A lot has been said about President Trump’s first 100 days in office, but he crossed another milestone that many inside the Beltway might have missed: He’s been president for the length of a college course — specifically, a course taught by David A. Caputo, a professor of political science at Pace University.
Pace’s spring semester began on January 23, three days after the inauguration. Mr. Caputo’s course, "Presidential Leadership Workshop," wrapped up earlier this month, but the professor said he’s confident President Trump’s tenure will provide interesting classroom material for years to come.
Mr. Caputo has been offering the workshop for several years, but Mr. Trump’s unpredictable nature has created a special challenge. About half of the material, Mr. Caputo said, is scripted on traditional textbook readings and analysis. "The other half, you never know," he said. "Sometimes I decide literally as I am walking out the door, depending on what analysis I have read or what I think is most interesting."
That often means on-the-fly thinking. Consider the travel ban and its fallout. Mr. Caputo knew that he needed to explain to students why legal challenges to the ban were filed in Hawaii and Washington as opposed to other states. That led to a wider discussion about federalism as a whole.
And as President Trump often takes to Twitter early in the morning, Mr. Caputo wakes at 5 a.m. to make sure he doesn’t need to change the day’s lesson plan. He tries to shut down his consumption by 11 p.m., though breaking news may keep him up later.
The professor, who served as Pace University’s president from 2000 to 2007, said that during the academic year, he’ll spend six to eight hours reading dozens of outlets — including The New York Times, Fox News, and Huffington Post — or poring over articles sent to him by colleagues or former students. A self-described C-SPAN junkie, he also immerses himself in the wonky public-affairs cable network whenever he’s not reading.
Including the day’s headlines, he said, gives his students something they say they want: relevancy. "It’s an interesting way to teach, but it’s something that you constantly have to be rethinking," he said.
The lessons morph to focus on the current president or election. In 2015, the reading material included Kenneth Jost’s Obama’s Agenda: The Challenges of a Second Term, an analysis of Barack Obama’s key initiatives, including health-care reform, immigration reform, and foreign diplomacy. In the most recent semester, the course readings included Crippled America: How to Make America Great Again, a book by then-candidate Donald Trump.
But Mr. Caputo does offer some consistency over time. In both of those years, he had his students read Elaine C. Kamarck’s Why Presidents Fail And How They Can Succeed Again, which examines presidential fiascos.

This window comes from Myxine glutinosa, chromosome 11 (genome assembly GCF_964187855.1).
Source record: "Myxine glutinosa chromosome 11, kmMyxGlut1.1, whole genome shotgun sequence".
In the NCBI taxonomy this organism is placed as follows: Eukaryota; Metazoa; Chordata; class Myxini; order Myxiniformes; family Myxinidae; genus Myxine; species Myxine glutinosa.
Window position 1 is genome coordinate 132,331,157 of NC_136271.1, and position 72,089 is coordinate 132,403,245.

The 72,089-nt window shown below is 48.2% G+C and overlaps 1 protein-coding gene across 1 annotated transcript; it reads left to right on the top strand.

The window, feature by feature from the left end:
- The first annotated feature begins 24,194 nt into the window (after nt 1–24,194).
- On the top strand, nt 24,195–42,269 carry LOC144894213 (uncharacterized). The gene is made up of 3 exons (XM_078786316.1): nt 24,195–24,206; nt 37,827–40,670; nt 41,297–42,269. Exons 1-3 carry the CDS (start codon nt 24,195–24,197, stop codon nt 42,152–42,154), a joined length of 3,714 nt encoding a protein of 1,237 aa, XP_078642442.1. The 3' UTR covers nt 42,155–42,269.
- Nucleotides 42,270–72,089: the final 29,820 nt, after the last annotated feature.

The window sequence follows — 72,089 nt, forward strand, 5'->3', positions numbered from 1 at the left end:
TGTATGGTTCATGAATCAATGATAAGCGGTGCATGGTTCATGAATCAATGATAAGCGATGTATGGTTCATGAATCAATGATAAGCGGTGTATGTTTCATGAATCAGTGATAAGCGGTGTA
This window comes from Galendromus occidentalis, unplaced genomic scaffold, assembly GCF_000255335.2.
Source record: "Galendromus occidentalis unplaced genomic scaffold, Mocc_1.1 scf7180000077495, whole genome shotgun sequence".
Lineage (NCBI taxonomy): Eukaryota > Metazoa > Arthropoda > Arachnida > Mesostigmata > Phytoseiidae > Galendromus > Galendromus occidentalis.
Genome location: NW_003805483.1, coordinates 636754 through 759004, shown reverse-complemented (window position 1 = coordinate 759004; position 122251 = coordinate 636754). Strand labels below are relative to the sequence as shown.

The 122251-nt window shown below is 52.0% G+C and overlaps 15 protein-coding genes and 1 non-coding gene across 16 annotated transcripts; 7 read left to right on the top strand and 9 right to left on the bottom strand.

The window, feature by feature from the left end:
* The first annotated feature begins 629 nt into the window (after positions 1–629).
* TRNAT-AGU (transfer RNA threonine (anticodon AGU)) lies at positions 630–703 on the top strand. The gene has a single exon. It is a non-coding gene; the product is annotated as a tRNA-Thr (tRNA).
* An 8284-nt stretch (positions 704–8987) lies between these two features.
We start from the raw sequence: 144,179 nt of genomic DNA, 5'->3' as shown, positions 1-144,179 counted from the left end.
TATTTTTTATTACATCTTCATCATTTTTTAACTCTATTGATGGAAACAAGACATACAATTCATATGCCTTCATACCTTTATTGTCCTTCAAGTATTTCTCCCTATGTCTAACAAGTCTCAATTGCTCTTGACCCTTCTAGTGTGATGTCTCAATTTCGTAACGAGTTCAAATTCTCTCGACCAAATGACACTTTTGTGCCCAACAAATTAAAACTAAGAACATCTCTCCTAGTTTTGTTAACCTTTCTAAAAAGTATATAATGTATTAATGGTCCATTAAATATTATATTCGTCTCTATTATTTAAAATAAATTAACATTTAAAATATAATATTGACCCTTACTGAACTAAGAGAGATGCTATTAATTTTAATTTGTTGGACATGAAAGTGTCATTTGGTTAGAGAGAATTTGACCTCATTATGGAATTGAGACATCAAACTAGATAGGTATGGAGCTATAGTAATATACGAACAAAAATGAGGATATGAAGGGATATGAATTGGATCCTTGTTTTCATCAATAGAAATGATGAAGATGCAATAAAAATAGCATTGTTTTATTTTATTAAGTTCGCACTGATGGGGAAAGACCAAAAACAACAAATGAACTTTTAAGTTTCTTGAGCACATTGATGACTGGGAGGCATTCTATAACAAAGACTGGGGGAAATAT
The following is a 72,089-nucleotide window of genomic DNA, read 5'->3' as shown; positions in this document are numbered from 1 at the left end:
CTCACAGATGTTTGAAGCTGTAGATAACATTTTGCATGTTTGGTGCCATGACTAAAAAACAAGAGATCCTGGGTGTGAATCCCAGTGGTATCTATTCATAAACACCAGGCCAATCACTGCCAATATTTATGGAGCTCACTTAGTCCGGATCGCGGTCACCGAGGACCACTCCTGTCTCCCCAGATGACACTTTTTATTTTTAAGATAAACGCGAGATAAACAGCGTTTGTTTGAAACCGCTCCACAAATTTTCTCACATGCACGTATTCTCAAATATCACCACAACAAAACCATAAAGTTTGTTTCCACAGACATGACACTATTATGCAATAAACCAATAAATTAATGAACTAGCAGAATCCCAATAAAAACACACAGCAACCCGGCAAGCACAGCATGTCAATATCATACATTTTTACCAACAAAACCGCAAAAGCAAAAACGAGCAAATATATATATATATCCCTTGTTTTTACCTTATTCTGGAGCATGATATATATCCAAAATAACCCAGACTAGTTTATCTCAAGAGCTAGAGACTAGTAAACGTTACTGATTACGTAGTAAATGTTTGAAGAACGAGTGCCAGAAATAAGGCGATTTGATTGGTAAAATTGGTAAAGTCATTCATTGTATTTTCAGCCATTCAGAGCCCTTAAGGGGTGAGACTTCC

And Mr. Caputo partially adjusts his course according to the president’s term in office. In 2015, the class was examined how Mr. Obama would change his leadership style in the second half of his second term. In 2017, a portion of the class was meant to address Mr. Trump’s first 90 days in office.
Mr. Caputo knows that one risk in talking about politics is foisting one’s personal political leanings onto students. So he tries to avoid that bias by, for example, varying his media-consumption diet by including equal parts MSNBC and Fox News.
Some of his students said they appreciate the nonpartisan approach in the classroom. Berenice Murguia worked on Hillary Clinton’s presidential campaign, and Emily Slass comes from a conservative background. Neither could tell which way Mr. Caputo leaned politically.
And that’s especially welcoming for someone like Ms. Slass. She said she’s accustomed to professors who lean left or show "one side" of the story. Mr. Caputo, she said, isn’t like that, and she takes him more seriously as a result.
Mr. Caputo also tries to pass his expansive news consumption onto his students. At the start of the year, he assigns each of his students a subject, such as the federal budget or the national debt, and it’s their duty to then report developments on that topic to the rest of the class throughout the semester. (In his syllabi for four previous courses, Mr. Caputo wrote that students would be expected "to read a major national newspaper or news magazine or watch appropriate television, C-SPAN or internet based news.")
Though the semester is over, Mr. Caputo is keeping abreast of the news. But he does gives himself a little more time to consume it because he doesn’t have the "guillotine of the lecture ahead."
And while it may seem to many observers that the Trump presidency is making unusual headlines, Mr. Caputo said every presidency brings a fresh set of challenges. "I tell my students, ‘Look, you’re in a unique period of history, but what presidency wasn’t in a unique period of history?’"